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A variety of global environments sustain a high-density of plants and trees, offering habitats for vast biodiversity. The Earth is vitally dependent on the forest processes and contributions for biogeochemical cycles and productivity of energy.


Canopies are the ceilings of a forest, comprised of the branches and leaves of the tallest trees. Canopies absorb and reflect much of the sunlight, shading the forest floor below.

  • Canopies

Coniferous Forests

Regions dominated by cone bearing gymnosperm trees or conifers, such as pine, spruce, fir, and hemlocks. These forests appear in large bands in the mid-northern section of North America and Eurasia and are being logged at an alarming rate.

  • Coniferous Forests

Deciduous Forests

These trees populate the mid-latitudes where sufficient moisture supports growth of larger trees. When ready, these trees shed their unnecessary flowers, leaves, pods, and branches which decompose and provide their nutrient rich soil.

  • Deciduous Forests

Dry Forests

Forests growing on soil that is sandy or otherwise very dry at times, tend to have open canopies and short trees.

  • Dry Forests


Connecting land and sea over 40 million acres globally, mangroves play an important role by preventing erosion, by filtering out pollution, and by providing shelter, food, and nursery sites for fish, shellfish, herons, monkeys, and others.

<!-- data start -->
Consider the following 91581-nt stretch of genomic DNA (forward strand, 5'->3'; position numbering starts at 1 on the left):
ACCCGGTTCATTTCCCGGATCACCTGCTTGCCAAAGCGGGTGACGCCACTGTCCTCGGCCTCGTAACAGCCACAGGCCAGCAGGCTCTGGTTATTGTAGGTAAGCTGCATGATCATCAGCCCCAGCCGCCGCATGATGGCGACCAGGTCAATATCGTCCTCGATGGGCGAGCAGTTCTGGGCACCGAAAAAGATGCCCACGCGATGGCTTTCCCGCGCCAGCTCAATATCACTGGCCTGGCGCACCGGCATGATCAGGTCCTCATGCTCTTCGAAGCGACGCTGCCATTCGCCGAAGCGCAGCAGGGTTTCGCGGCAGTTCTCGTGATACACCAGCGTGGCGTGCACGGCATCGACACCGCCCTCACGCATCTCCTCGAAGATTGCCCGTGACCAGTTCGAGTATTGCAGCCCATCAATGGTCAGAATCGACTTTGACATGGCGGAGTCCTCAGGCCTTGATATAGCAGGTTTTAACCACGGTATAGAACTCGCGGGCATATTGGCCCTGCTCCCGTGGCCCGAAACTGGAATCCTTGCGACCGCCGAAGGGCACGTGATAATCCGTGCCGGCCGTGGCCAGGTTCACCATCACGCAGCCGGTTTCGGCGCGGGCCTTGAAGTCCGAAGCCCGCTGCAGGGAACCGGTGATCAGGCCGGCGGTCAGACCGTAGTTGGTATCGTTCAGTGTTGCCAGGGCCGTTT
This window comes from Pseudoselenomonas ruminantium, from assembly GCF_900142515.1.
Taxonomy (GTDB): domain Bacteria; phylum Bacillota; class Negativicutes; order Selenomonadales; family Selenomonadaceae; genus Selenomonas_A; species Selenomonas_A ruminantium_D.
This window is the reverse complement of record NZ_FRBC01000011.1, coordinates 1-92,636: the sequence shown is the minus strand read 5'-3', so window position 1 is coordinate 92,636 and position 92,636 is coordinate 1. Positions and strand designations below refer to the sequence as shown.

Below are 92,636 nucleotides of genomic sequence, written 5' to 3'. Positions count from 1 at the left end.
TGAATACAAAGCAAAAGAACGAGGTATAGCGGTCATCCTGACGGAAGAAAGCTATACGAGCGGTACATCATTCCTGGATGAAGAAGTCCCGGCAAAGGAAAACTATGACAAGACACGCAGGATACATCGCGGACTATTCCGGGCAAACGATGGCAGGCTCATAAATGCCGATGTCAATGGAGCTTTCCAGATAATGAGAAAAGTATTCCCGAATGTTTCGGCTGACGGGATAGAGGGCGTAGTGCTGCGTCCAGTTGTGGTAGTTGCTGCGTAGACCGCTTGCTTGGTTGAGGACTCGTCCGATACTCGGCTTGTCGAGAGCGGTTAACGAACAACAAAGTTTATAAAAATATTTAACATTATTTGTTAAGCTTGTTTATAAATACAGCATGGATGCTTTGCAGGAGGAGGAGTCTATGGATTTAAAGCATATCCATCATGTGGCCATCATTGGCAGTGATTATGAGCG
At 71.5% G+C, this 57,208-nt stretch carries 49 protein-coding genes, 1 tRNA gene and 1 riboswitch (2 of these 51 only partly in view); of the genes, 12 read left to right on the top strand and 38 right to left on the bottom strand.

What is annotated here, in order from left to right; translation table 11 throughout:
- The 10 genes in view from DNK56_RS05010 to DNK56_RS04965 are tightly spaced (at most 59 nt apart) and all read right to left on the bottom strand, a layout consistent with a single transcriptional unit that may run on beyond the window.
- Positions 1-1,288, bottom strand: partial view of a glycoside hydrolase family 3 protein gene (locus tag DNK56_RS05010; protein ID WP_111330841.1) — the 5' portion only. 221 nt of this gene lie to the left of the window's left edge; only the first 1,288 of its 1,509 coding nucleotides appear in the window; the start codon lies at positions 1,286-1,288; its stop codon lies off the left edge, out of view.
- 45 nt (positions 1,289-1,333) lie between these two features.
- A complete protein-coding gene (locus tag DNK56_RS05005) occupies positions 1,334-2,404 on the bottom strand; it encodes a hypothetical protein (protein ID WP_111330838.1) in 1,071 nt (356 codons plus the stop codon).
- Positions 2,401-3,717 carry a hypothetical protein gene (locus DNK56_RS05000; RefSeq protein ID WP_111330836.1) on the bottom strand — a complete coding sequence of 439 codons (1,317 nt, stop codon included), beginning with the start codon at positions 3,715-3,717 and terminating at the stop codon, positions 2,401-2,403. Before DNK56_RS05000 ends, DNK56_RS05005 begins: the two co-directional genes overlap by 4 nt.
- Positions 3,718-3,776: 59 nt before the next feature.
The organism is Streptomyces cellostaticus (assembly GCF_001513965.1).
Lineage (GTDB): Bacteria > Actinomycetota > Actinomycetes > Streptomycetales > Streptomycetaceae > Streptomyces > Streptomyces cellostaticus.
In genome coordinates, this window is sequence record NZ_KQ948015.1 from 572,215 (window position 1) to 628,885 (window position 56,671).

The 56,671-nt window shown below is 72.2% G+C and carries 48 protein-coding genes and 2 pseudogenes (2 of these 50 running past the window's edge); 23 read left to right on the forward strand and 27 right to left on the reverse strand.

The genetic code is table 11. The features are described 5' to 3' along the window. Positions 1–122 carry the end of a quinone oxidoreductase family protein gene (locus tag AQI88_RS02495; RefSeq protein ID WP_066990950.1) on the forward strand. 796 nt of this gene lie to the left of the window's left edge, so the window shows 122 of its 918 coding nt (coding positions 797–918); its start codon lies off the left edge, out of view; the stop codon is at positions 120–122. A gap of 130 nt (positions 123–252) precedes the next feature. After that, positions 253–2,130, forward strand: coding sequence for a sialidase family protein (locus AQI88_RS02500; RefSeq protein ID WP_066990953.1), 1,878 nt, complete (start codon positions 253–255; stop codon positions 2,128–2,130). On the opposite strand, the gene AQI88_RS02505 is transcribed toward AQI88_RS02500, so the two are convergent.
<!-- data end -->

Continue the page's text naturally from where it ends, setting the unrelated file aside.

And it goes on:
• Mangroves

Rain Forests

Heavy annual rainfall is a defining trait of rainforests, whether the forests are in the tropics or in temperate zones; our images show a variety of rainforests from around the world.

Riparian Forests

Riparian forests occur on the banks of rivers, streams, and lakes. These moist habitats receive an abundance of light on the water's edge, and may experience periodic flooding.


The edge of a forest, or treeline, is where a forest meets a different type of habitat, such as a field, cropland, or prairie.

Tropical Forests

For forests within the tropics, the length of day is consistent throughout the year, but temperature can vary, depending on elevation. Rainfall can also vary: heavy for tropical rainforests, or sparse, as in dry tropical forests.

Understories & Forest Floor

The forest layer beneath the canopy is the "understory," where smaller trees are found. The layer beneath it is the forest "floor," home to low-lying vegetation, decaying logs and leaves.